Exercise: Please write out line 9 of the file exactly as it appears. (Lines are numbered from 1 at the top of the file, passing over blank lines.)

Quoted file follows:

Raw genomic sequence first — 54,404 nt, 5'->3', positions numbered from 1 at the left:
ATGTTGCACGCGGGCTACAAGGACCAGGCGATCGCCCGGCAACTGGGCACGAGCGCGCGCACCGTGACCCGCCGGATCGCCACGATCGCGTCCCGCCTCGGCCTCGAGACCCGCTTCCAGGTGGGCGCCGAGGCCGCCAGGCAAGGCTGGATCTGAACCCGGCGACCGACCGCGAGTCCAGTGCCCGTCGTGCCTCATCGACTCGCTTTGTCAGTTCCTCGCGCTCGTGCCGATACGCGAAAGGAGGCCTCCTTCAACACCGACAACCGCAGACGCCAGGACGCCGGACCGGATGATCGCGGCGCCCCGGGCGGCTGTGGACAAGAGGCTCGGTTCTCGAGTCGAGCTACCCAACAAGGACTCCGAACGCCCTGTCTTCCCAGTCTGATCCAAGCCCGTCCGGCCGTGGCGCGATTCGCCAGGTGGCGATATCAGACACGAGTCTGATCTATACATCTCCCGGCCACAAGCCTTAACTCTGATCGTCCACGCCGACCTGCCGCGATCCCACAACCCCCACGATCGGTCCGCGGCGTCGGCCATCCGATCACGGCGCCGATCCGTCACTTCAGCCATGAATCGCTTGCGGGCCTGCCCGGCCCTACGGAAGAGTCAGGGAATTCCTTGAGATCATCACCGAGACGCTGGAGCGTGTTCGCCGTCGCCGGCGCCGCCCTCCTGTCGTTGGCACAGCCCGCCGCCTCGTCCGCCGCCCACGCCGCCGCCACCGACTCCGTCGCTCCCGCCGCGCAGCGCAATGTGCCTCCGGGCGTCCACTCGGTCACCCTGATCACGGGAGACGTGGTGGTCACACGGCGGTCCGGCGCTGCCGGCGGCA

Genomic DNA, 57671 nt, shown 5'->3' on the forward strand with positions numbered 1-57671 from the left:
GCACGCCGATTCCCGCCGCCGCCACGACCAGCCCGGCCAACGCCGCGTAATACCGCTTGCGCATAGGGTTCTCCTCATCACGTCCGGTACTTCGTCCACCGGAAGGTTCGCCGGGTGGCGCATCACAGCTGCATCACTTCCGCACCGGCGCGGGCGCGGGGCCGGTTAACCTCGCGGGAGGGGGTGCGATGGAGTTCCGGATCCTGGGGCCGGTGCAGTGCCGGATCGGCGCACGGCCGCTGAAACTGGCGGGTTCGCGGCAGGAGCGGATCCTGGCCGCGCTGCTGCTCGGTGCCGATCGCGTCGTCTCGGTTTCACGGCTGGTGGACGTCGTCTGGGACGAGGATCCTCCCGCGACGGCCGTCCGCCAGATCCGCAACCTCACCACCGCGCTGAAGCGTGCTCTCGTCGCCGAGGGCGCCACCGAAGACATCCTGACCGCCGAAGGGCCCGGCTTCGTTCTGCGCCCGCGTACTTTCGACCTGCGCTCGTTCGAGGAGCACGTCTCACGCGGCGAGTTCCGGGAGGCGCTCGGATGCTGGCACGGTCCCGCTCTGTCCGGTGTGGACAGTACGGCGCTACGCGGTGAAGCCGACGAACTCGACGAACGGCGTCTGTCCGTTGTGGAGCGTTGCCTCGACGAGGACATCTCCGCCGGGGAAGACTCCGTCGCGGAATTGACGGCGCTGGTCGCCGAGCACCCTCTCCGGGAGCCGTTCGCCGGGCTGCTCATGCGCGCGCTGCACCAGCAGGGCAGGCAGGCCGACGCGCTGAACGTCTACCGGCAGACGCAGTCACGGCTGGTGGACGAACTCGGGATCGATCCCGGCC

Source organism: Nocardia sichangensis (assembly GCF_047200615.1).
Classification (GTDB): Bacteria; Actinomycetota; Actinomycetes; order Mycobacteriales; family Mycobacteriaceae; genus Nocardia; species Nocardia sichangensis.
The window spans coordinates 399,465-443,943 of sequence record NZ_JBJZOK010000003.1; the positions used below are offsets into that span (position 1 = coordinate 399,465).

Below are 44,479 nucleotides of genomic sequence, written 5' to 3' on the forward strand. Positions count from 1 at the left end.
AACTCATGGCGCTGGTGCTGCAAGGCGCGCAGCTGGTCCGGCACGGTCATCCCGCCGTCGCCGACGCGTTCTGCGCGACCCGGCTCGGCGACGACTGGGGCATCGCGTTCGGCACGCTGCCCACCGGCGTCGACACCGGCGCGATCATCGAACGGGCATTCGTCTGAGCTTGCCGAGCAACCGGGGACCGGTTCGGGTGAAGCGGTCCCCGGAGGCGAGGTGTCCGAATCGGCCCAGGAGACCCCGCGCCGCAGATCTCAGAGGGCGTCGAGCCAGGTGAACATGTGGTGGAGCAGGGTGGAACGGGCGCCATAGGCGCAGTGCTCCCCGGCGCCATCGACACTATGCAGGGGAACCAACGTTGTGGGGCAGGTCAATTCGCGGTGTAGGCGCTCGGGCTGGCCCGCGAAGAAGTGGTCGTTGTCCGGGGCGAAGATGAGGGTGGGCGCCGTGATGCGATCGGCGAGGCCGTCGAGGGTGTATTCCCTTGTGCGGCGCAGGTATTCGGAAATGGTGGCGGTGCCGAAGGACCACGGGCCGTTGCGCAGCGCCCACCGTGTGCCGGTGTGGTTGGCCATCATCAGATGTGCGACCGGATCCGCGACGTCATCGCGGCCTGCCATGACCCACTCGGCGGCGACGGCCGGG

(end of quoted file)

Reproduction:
AACTCATGGCGCTGGTGCTGCAAGGCGCGCAGCTGGTCCGGCACGGTCATCCCGCCGTCGCCGACGCGTTCTGCGCGACCCGGCTCGGCGACGACTGGGGCATCGCGTTCGGCACGCTGCCCACCGGCGTCGACACCGGCGCGATCATCGAACGGGCATTCGTCTGAGCTTGCCGAGCAACCGGGGACCGGTTCGGGTGAAGCGGTCCCCGGAGGCGAGGTGTCCGAATCGGCCCAGGAGACCCCGCGCCGCAGATCTCAGAGGGCGTCGAGCCAGGTGAACATGTGGTGGAGCAGGGTGGAACGGGCGCCATAGGCGCAGTGCTCCCCGGCGCCATCGACACTATGCAGGGGAACCAACGTTGTGGGGCAGGTCAATTCGCGGTGTAGGCGCTCGGGCTGGCCCGCGAAGAAGTGGTCGTTGTCCGGGGCGAAGATGAGGGTGGGCGCCGTGATGCGATCGGCGAGGCCGTCGAGGGTGTATTCCCTTGTGCGGCGCAGGTATTCGGAAATGGTGGCGGTGCCGAAGGACCACGGGCCGTTGCGCAGCGCCCACCGTGTGCCGGTGTGGTTGGCCATCATCAGATGTGCGACCGGATCCGCGACGTCATCGCGGCCTGCCATGACCCACTCGGCGGCGACGGCCGGG